Acting president of Kazakhstan Kassym-Jomart Tokayev takes part in a swearing-in ceremony during a joint session of the houses of parliament in Astana, Kazakhstan, on March 20 2019. Picture: REUTERS/MUKHTAR KHOLDORBEKOV
Acting president of Kazakhstan Kassym-Jomart Tokayev takes part in a swearing-in ceremony during a joint session of the houses of parliament in Astana, Kazakhstan, on March 20 2019. Picture: REUTERS/MUKHTAR KHOLDORBEKOV

Astana — Kazakhstan’s new president, Kassym-Jomart Tokayev, handed the key post of senate speaker on Wednesday to a daughter of his predecessor Nursultan Nazarbayev, who unexpectedly resigned a day earlier after three decades in power.

Nazarbayev stepped down late on Tuesday in what appeared to be the first step in a choreographed political transition that will see him retain considerable sway over the Central Asian nation of 18-million people.

His daughter Dariga Nazarbayeva’s promotion — which was former speaker Tokayev’s first major move after being inaugurated — raises her profile as a potential successor. Under Kazakhstan's constitution, the senate speaker assumes presidential powers in the event of the president's resignation or death.

Tokayev, a career diplomat fluent in Russian, English and Chinese, will serve for the rest of the presidential term ending in April 2020. He promised on Wednesday to continue Nazarbayev's policies.

"[Nazarbayev's] opinion will have special, one might say priority, importance in developing and making strategic decisions," Tokayev said in an inauguration speech, adding that the Kazakh capital, Astana, must be renamed Nursultan.

It remains unclear whether the Moscow-educated former prime minister will run for a full term as president in 2020. Nazarbayev praised him on Tuesday as "a man who can be trusted to lead Kazakhstan".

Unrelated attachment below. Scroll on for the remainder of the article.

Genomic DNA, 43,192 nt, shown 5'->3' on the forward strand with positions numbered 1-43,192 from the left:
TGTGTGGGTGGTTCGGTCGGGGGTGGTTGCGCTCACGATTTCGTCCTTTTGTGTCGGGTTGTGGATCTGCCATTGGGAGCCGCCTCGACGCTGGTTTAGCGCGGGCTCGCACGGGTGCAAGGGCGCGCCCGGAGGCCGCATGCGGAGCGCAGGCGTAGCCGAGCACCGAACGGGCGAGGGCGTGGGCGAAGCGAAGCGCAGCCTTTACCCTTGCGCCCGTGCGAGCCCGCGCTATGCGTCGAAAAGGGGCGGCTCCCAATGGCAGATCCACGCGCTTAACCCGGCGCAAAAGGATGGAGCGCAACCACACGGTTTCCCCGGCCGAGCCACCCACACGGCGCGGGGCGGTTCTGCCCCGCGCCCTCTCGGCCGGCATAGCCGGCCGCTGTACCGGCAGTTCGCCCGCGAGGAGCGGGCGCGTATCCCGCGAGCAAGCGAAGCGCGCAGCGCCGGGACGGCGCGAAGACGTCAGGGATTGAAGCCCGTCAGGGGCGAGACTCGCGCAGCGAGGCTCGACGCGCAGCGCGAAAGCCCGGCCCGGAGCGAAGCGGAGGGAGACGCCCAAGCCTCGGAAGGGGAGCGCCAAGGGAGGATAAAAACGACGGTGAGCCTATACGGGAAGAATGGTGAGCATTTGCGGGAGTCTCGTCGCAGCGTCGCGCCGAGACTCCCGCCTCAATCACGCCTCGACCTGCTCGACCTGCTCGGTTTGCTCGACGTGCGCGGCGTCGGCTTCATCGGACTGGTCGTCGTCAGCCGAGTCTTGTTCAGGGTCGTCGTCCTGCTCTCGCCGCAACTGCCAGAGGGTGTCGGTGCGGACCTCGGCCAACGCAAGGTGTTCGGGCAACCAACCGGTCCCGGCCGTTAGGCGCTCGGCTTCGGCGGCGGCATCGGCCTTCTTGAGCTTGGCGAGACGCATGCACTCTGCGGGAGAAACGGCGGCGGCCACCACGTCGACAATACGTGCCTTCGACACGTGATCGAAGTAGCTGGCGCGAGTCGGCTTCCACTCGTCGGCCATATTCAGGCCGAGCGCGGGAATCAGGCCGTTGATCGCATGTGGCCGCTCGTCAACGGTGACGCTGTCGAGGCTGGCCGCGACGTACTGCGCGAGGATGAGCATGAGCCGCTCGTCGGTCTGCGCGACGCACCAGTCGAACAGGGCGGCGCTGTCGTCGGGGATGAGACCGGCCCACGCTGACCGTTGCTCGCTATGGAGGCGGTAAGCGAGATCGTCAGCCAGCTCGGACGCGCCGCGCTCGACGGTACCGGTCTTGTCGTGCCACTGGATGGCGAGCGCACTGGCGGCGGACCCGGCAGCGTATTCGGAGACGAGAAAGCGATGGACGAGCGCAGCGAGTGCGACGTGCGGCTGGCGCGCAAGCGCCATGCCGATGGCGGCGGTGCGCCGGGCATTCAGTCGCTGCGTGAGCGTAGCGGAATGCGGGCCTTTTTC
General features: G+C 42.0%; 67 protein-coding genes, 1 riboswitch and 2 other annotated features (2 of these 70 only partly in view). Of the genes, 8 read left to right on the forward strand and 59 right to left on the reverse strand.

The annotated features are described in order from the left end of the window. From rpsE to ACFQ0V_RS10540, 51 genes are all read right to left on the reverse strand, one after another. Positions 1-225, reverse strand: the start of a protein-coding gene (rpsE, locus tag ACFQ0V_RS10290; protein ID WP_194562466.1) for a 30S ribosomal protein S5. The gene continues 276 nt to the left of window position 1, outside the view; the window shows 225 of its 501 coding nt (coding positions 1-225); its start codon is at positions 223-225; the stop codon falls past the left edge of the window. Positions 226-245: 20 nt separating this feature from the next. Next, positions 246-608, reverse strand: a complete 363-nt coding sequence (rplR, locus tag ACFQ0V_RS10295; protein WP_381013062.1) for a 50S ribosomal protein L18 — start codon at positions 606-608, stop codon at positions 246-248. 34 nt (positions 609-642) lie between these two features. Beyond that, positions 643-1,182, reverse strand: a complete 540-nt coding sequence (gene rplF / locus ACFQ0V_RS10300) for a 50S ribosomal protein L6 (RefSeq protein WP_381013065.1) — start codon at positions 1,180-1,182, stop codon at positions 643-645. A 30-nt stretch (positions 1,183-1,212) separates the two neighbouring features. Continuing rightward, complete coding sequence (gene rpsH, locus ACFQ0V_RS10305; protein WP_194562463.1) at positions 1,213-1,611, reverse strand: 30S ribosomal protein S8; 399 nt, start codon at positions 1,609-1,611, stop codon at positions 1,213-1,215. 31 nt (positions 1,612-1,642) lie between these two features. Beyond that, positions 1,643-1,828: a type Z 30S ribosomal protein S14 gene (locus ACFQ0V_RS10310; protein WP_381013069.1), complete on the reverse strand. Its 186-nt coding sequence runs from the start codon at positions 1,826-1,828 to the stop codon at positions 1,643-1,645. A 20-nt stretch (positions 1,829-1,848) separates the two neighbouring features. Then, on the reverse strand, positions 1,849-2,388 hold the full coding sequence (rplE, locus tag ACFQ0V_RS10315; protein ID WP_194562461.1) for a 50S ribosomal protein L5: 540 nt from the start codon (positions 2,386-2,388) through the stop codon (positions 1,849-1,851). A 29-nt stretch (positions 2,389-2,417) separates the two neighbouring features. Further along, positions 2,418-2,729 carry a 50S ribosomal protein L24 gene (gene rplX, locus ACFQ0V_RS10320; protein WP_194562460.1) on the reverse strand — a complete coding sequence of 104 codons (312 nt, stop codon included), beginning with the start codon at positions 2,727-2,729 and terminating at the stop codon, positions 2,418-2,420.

Kazakhstan’s former president, Nursultan Nazarbayev, stands next to a horse during a visit to Kokshetau Region in northern Kazakhstan. Picture: REUTERS/SHAMIL ZHUMATOV
Kazakhstan’s former president, Nursultan Nazarbayev, stands next to a horse during a visit to Kokshetau Region in northern Kazakhstan. Picture: REUTERS/SHAMIL ZHUMATOV

Key candidates

Nazarbayev, who has no obvious long-term successor, had run the vast oil and gas-rich country since 1989 when it was a Soviet republic, routinely winning elections with more than 90% of the vote.

But country-watchers have considered his eldest daughter Dariga a succession candidate since she founded her own party in the 2000s — which later merged with Nazarbayev's Nur Otan.

Nazarbayeva has in the past led Kazakhstan's main television station and served as a deputy prime minister, while also devoting time to her passion for opera — which she has performed publicly.

She made no mention of the upcoming elections in her brief acceptance speech on Wednesday.

Another extended family member, Nazarbayev's nephew Samat Abish, is also regarded as a candidate after his meteoric rise through the ranks of state security, where he has held the number two post since 2015. Abish, however, keeps a low public profile.

The head of state security, Karim Masimov, although not a family member, has also become very close to Nazarbayev, to whom he frequently referred as "my president", having served as his chief of staff and twice as prime minister. The current prime minister Askar Mamin, was Masimov's classmate in the 1970s.

Policy risks

Some analysts believe there will be collective succession, a troika- or politburo-style arrangement, after Kazakhstan amended its constitution in 2017 to reduce presidential powers in favour of legislators and the cabinet.

"What we expect to see in coming years and decades is a gradual transformation towards a system that is less reliant on one strong figurehead," said Charles Robertson, global chief economist at Renaissance Capital.

But there are doubts whether such a structure would survive for a long time, given the recent examples of neighbouring Uzbekistan and Kyrgyzstan, where new leaders moved quickly to eliminate other key players.

In any case, major concerns for investors will be uncertainty and a shift from long-term structural reforms towards populist policies, which began in 2018 when the government unexpectedly froze utilities tariffs, putting companies' long-term investment plans at risk.

In February, Nazarbayev ordered the cabinet to tap the country's rainy-day fund for $3.6bn in order to boost public sector salaries and social aid payouts and develop housing and infrastructure. 

Reuters